History of trauma common in women with chronic pelvic pain

April 19, 2007

Abuse history, other major trauma, and post-traumatic stress disorder are reported commonly in women with chronic pelvic pain, suggesting the importance of screening for post-traumatic stress disorder in these women, according to researchers at the University of North Carolina at Chapel Hill.

Abuse history, other major trauma, and post-traumatic stress disorder are reported commonly in women with chronic pelvic pain, suggesting the importance of screening for post-traumatic stress disorder in these women, according to researchers at the University of North Carolina at Chapel Hill.

After administering a questionnaire to 713 consecutive women seen in a referral-based pelvic pain clinic, Samantha Meltzer-Brody, MD, along with colleagues in the departments of psychiatry and obstetrics and gynecology, found that 46.8% reported having either a sexual or physical abuse history. Nearly one-third (31.3%) had a positive screen for post-traumatic stress disorder.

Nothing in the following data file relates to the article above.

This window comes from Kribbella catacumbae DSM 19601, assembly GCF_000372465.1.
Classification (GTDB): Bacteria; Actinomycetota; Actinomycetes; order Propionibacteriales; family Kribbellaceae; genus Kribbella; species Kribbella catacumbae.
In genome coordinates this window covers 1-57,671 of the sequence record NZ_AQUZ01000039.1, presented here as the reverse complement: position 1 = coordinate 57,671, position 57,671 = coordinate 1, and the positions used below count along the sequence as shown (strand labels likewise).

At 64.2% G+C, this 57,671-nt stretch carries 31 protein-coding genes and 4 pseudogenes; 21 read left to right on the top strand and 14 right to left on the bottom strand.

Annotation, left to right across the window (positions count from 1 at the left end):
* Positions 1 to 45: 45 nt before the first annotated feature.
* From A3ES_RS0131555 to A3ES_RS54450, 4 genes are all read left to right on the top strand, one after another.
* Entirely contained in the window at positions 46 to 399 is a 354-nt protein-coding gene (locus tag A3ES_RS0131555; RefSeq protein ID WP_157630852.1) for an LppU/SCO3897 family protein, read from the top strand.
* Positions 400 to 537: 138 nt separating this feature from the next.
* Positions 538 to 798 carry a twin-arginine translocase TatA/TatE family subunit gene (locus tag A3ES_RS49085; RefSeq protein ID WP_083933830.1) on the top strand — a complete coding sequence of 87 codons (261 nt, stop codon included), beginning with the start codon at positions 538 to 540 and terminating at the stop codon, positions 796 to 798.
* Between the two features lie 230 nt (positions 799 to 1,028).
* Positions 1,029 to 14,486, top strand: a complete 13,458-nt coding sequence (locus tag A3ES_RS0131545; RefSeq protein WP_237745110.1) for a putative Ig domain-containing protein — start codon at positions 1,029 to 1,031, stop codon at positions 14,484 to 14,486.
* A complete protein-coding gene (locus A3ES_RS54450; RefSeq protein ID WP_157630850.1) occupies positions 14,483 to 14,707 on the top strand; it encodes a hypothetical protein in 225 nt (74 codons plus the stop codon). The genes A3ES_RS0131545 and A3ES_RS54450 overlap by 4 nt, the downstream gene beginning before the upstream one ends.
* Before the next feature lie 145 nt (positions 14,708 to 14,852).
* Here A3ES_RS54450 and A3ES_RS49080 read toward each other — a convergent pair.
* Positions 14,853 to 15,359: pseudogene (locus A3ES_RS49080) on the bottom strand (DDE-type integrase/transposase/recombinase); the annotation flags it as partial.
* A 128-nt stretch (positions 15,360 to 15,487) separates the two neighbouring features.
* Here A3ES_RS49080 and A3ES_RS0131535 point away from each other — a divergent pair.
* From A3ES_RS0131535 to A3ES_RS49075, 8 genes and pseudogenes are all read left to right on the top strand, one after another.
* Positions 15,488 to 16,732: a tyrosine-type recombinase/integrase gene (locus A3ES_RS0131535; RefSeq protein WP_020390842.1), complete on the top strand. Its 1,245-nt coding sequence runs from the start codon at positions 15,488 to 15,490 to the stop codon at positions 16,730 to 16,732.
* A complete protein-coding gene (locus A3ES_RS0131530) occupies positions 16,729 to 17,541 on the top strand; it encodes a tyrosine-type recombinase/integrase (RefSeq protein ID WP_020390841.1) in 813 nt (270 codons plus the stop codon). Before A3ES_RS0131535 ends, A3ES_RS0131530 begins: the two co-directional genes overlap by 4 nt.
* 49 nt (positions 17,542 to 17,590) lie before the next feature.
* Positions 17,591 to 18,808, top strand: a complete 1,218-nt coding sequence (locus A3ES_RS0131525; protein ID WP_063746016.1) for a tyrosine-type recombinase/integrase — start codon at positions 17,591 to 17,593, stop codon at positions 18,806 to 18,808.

Using regression and path analysis, controlling for demographic variables, they also found that a trauma history was associated with worse daily physical functioning due to poor health (p<.001), more medical symptoms (p<.001), more lifetime surgeries (p<.001), more days spent in bed (p<.001), and more dysfunction due to pain (p<.001).

Furthermore, a positive screen for post-traumatic stress disorder was highly related to most measures of poor health status (p<.001) and somewhat explained the trauma-related poor health status (Obstet Gynecol 2007; 109:902-8).